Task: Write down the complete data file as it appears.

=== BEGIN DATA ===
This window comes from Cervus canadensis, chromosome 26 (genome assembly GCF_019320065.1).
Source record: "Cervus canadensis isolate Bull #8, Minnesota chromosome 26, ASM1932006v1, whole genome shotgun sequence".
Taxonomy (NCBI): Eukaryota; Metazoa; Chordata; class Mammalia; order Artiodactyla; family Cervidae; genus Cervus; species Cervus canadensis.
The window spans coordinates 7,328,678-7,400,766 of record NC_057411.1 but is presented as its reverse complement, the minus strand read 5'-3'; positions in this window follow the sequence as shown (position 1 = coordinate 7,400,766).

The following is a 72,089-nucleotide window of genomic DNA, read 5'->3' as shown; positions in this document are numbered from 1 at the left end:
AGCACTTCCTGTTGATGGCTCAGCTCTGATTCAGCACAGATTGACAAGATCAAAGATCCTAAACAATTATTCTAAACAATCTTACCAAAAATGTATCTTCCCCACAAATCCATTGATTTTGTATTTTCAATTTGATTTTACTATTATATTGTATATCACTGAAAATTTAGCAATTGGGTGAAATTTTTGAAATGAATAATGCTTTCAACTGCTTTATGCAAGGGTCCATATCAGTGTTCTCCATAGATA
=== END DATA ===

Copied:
This window comes from Cervus canadensis, chromosome 26 (genome assembly GCF_019320065.1).
Source record: "Cervus canadensis isolate Bull #8, Minnesota chromosome 26, ASM1932006v1, whole genome shotgun sequence".
Taxonomy (NCBI): Eukaryota; Metazoa; Chordata; class Mammalia; order Artiodactyla; family Cervidae; genus Cervus; species Cervus canadensis.
The window spans coordinates 7,328,678-7,400,766 of record NC_057411.1 but is presented as its reverse complement, the minus strand read 5'-3'; positions in this window follow the sequence as shown (position 1 = coordinate 7,400,766).

The following is a 72,089-nucleotide window of genomic DNA, read 5'->3' as shown; positions in this document are numbered from 1 at the left end:
AGCACTTCCTGTTGATGGCTCAGCTCTGATTCAGCACAGATTGACAAGATCAAAGATCCTAAACAATTATTCTAAACAATCTTACCAAAAATGTATCTTCCCCACAAATCCATTGATTTTGTATTTTCAATTTGATTTTACTATTATATTGTATATCACTGAAAATTTAGCAATTGGGTGAAATTTTTGAAATGAATAATGCTTTCAACTGCTTTATGCAAGGGTCCATATCAGTGTTCTCCATAGATA